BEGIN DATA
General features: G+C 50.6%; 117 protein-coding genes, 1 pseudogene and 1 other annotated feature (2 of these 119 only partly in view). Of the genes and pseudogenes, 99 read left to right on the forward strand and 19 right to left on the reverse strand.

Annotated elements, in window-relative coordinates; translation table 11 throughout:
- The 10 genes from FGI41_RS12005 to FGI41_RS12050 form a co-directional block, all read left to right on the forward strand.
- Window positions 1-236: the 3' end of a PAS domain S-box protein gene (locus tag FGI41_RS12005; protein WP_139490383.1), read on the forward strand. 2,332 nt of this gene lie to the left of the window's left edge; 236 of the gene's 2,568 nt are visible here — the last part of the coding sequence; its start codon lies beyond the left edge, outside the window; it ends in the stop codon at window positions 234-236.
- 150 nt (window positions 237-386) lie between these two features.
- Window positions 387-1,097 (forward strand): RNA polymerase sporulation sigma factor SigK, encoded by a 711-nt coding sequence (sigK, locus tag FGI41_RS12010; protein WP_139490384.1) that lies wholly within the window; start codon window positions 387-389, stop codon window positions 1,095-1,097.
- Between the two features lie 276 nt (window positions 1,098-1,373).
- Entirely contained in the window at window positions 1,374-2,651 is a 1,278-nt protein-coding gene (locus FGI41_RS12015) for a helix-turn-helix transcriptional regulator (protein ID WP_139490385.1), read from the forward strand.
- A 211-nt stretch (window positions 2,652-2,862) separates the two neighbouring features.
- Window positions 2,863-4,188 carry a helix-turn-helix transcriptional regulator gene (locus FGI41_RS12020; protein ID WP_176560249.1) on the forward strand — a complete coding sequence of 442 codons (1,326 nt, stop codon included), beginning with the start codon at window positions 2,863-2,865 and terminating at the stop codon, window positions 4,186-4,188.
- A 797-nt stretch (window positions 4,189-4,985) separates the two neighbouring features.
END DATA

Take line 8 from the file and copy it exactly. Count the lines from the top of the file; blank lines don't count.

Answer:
- Entirely contained in the window at window positions 1,374-2,651 is a 1,278-nt protein-coding gene (locus FGI41_RS12015) for a helix-turn-helix transcriptional regulator (protein ID WP_139490385.1), read from the forward strand.